The receiver I bought was from etrailer.com and the manufacturer is Curt. The reason I got this hitch was because of the 2 inch receiver opening will give me more flexibility when adding accessories to this vehicle, such as a bike rack or platform that would not work with a 1 1/4 inch. It will not increase the towing capacity, as these will tow about 3500 pounds with a non weight distributing setup and from experience, this will be very dicey toward the top end. With a weight distributing setup, this will tow up to 4000 pounds, which seems a bit high for such a small vehicle. My trailer, a 1996 Viking Epic, is about 1000 pounds dry, so this hitch should be more than adequate.
WARNING! as always, installing a trailer hitch can be hazardous. Always wear safety glasses, a hat, and gloves when working under the vehicle. Improper tightening or use of fasteners can cause injury, loss of life and property damage. Follow instructions to the letter, and when in doubt, consult a qualified installer. Grade 8 fasteners for S.A.E. or 10.9 grade bolts are a must for anything to do with installing trailering equipment. Use the fasteners with the hitch if all possible. I have no control over your work, and offer this for entertainment purposes only. Do this any any other repair or installation at your own risk.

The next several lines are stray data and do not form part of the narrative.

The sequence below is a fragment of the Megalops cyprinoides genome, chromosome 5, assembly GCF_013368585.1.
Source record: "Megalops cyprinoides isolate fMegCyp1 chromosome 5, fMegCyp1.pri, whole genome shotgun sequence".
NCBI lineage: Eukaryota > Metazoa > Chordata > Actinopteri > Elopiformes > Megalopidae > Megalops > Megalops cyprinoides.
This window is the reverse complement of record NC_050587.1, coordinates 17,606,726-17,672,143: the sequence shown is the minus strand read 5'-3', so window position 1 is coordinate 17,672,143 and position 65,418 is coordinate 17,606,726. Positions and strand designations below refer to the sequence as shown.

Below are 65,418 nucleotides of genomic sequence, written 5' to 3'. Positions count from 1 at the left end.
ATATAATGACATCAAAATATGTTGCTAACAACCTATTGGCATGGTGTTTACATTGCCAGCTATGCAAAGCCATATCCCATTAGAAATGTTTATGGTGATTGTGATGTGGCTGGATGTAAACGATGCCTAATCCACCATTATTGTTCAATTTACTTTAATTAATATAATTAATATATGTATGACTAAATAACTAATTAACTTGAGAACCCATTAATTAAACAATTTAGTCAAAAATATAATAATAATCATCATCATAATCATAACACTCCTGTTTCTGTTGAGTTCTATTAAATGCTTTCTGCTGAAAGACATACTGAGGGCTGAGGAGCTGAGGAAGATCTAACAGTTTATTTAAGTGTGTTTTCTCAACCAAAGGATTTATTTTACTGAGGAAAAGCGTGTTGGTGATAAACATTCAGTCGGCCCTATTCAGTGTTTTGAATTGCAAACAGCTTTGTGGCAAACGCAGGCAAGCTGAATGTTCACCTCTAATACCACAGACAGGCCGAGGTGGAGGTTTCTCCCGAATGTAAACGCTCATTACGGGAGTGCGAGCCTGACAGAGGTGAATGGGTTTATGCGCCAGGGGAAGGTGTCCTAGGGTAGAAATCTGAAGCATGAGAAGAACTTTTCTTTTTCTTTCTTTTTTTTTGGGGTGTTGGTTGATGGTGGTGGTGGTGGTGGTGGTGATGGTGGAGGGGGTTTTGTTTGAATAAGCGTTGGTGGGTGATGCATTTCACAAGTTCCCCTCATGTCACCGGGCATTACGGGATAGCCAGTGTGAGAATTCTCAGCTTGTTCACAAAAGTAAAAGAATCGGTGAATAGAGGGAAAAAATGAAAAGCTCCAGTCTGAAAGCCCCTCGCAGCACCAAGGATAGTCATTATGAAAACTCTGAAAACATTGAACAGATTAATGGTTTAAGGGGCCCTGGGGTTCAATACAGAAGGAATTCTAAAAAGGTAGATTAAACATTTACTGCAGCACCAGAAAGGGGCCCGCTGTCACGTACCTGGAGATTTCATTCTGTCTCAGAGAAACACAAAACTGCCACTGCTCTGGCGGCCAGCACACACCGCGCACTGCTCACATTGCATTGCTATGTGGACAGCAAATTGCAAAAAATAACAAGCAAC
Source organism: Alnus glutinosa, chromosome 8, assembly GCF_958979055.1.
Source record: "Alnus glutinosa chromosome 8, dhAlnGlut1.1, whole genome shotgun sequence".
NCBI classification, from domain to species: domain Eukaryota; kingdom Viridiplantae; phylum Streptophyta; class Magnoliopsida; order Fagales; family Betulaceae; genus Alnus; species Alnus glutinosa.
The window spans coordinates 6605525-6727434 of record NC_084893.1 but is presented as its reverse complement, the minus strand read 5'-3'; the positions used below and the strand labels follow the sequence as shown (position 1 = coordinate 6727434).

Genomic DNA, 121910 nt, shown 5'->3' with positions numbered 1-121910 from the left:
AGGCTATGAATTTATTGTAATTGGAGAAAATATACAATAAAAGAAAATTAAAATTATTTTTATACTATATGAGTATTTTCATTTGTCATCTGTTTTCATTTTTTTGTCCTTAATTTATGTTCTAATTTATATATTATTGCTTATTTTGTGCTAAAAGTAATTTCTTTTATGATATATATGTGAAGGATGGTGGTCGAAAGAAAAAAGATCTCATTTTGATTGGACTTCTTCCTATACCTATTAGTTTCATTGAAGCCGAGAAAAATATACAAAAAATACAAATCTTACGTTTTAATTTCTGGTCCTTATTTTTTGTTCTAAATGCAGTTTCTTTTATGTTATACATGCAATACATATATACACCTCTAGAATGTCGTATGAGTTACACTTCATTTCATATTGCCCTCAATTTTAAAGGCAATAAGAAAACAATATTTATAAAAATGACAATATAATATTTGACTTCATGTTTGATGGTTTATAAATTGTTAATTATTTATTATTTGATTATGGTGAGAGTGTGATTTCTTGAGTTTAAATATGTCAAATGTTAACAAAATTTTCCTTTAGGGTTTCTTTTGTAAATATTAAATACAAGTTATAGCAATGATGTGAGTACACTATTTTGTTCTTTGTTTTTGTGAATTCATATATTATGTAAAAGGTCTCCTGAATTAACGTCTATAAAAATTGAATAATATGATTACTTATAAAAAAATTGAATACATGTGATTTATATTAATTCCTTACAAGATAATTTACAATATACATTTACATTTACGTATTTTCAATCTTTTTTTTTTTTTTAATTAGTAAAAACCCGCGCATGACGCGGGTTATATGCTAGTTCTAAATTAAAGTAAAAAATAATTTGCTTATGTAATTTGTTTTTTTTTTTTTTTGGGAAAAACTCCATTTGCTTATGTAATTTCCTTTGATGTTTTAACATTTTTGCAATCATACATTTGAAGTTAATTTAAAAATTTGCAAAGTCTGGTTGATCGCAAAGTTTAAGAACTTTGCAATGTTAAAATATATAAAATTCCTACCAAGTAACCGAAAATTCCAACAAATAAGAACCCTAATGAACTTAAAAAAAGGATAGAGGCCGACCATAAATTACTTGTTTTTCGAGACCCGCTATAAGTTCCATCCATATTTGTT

The tools you will need are a torque wrench, a socket set, 8" extension, a wire brush that will clean bolt holes as well as scraper, some rust inhibiting paint, penetrating oil like PB Blaster or a lubricant such as WD-40 or Motorkote. It would be a good idea to get some cardboard to stage your parts and tools to prevent them from getting banged up on the driveway. You may need 4, grade eight, 7/16 standard thread bolts the same length as the ones that came with the kit unless these supply same.
Clean the bolt holes, two on the left over the exhaust pipe, two on the right and two on the bottom of the bumper with your spray lube and wire brush. Scrape away any loose paint, rust, and dirt from where the hitch is going to attach to the car. You will need to remove the knockout on the bumper with a screwdriver, then try threading the bolts in to make sure the threads are clean. As I found out, the bolts on the left and right were 7/16, NOT 12 millimeter, and I spent nearly 20 minutes trying to thread the 12s supplied with the kit.
Once you're sure that all of these will thread, you will need to get your 12 mm bolts and washers and lift the receiver up. Start the two holes in the bumper several turns, then work on the left side over the exhaust pipe, then the right side. If you had to use the 7/16 bolts, be sure you use the washers that came with the kit as nothing available at the hardware store will be strong enough to hold this safely in place. Even the grade 8 washers will buckle when you tighten the bolts. Tighten everything gradually and then torque them down as specified. Be sure to check these bolts periodically to make sure that nothing comes loose. In the 15 years I've installed a half dozen trailer hitches, I've never had this problem, but I still check on every one. Maranatha!